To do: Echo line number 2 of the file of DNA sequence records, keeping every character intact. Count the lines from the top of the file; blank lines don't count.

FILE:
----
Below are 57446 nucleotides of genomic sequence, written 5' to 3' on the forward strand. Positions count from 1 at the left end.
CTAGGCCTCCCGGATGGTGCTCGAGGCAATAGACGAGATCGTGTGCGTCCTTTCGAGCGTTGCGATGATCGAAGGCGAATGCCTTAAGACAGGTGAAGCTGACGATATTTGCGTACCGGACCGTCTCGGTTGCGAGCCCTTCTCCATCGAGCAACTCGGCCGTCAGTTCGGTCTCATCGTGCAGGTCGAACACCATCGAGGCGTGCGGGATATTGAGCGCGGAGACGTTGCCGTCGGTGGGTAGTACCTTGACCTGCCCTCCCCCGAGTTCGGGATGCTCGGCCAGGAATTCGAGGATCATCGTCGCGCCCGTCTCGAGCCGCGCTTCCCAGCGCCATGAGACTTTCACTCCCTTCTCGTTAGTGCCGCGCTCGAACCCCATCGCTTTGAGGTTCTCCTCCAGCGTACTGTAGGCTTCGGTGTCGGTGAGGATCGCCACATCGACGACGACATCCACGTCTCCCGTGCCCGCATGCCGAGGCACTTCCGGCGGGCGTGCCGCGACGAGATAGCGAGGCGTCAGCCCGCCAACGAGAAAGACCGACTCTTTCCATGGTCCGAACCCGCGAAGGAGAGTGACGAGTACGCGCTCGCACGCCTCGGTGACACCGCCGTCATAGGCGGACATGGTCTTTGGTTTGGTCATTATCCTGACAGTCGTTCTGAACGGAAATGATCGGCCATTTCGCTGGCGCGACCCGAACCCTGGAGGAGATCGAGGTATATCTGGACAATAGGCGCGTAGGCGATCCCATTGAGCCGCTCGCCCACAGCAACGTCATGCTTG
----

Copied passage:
CTAGGCCTCCCGGATGGTGCTCGAGGCAATAGACGAGATCGTGTGCGTCCTTTCGAGCGTTGCGATGATCGAAGGCGAATGCCTTAAGACAGGTGAAGCTGACGATATTTGCGTACCGGACCGTCTCGGTTGCGAGCCCTTCTCCATCGAGCAACTCGGCCGTCAGTTCGGTCTCATCGTGCAGGTCGAACACCATCGAGGCGTGCGGGATATTGAGCGCGGAGACGTTGCCGTCGGTGGGTAGTACCTTGACCTGCCCTCCCCCGAGTTCGGGATGCTCGGCCAGGAATTCGAGGATCATCGTCGCGCCCGTCTCGAGCCGCGCTTCCCAGCGCCATGAGACTTTCACTCCCTTCTCGTTAGTGCCGCGCTCGAACCCCATCGCTTTGAGGTTCTCCTCCAGCGTACTGTAGGCTTCGGTGTCGGTGAGGATCGCCACATCGACGACGACATCCACGTCTCCCGTGCCCGCATGCCGAGGCACTTCCGGCGGGCGTGCCGCGACGAGATAGCGAGGCGTCAGCCCGCCAACGAGAAAGACCGACTCTTTCCATGGTCCGAACCCGCGAAGGAGAGTGACGAGTACGCGCTCGCACGCCTCGGTGACACCGCCGTCATAGGCGGACATGGTCTTTGGTTTGGTCATTATCCTGACAGTCGTTCTGAACGGAAATGATCGGCCATTTCGCTGGCGCGACCCGAACCCTGGAGGAGATCGAGGTATATCTGGACAATAGGCGCGTAGGCGATCCCATTGAGCCGCTCGCCCACAGCAACGTCATGCTTG